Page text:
Engineering Chief Miles O’Brien and Dr. Julian Bashir make an unlikely duo — one seems like an arrogant womanizer obsessed with being the best at everything (including racquetball), while the other more closely resembles a blue-collar worker and family man.
Only Star Trek: Deep Space Nine — a weigh station for misfits and the misunderstood — could bring them together. And so, in a turn of events just as surprising as a wormhole populated by spiritual beings, the pair become both playful frenemies and inseparable brothers-in-arms during their seven-year tenure on the station. Under the circumstances (isolated and with the threat of war constantly looming), the men develop an exceptionally healthy friendship.
Yet, looking back, their friendship also seems extraordinary; Deep Space Nine offered one of the few portrayals (both in the '90s and even now) of a relationship between two men that actively rebukes the pitfalls of "toxic masculinity" (a version of male behavior that prioritizes aggression, violence, and misogyny). In our current cultural moment, toxic masculinity has led to acts of extreme violence, and so it is perhaps more urgent than ever to revisit relationships which instead prioritize vulnerability and emotional connection. Men, who too often choose to bottle up, obfuscate, and ignore their most intense emotions, with sometimes tragic consequences, can learn so much from these two — especially how to process and express feelings that society incorrectly tries to label as weak or pathetic.
Midway through the show’s second season, beginning with the episode "Armageddon Game," which aired on this date nearly three decades ago, Bashir and O’Brien become a central branch of the self-made family of soldiers and scientists that populate the station. While being hunted by a squad of aliens who want them dead (a normal day in the Star Trek world), the pair bond over frank discussions of love, addressing both O’Brien’s marriage and a woman Bashir once cared for, but whom he left to pursue a career in Starfleet. It’s a tender, surprisingly vulnerable conversation, and it launches them into full-blown friendship.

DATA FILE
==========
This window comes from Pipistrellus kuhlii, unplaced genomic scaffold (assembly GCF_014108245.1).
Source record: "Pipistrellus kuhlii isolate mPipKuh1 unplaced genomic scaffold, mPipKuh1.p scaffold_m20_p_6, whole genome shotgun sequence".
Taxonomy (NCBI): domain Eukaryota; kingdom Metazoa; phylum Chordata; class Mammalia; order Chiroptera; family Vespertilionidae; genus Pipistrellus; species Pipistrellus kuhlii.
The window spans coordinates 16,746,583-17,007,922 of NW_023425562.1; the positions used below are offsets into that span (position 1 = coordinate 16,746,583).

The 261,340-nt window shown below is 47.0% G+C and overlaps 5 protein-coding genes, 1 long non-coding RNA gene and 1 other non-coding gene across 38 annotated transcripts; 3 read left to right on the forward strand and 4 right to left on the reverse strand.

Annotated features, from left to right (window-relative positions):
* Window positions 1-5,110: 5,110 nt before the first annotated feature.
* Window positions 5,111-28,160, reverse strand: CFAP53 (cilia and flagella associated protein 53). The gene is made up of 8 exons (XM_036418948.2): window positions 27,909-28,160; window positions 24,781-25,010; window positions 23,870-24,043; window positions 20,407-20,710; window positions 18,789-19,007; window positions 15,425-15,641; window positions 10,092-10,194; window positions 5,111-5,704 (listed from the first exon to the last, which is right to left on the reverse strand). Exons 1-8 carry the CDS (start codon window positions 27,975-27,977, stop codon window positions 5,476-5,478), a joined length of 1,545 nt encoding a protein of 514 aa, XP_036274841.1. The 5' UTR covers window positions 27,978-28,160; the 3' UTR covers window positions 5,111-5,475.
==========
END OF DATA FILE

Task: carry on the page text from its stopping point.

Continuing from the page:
From then on, Bashir and O’Brien begin to develop a wildly convincing chemistry. The pair spend their evenings playing darts in Quark’s, or defeating Nazis as World War II fighter pilots in the Holodeck, and once, Bashir even helps O'Brien clean up his quarters before Keiko returns from Bajor. They argue, disagree, challenge each other, but are unconditionally supportive.
Take the moment O’Brien finds out Bashir’s parents illegally genetically modified him as a child. Tempers flare momentarily before Bashir confesses that he often felt like a disappointment to his parents. The doctor considers resigning to save himself the embarrassment of being discharged from Starfleet, while O’Brien reminds him that “genetic coding can’t give you ambition...or compassion.” Later, O’Brien relieves the latent tension over the incident by insisting that his friend stand farther back when they play darts.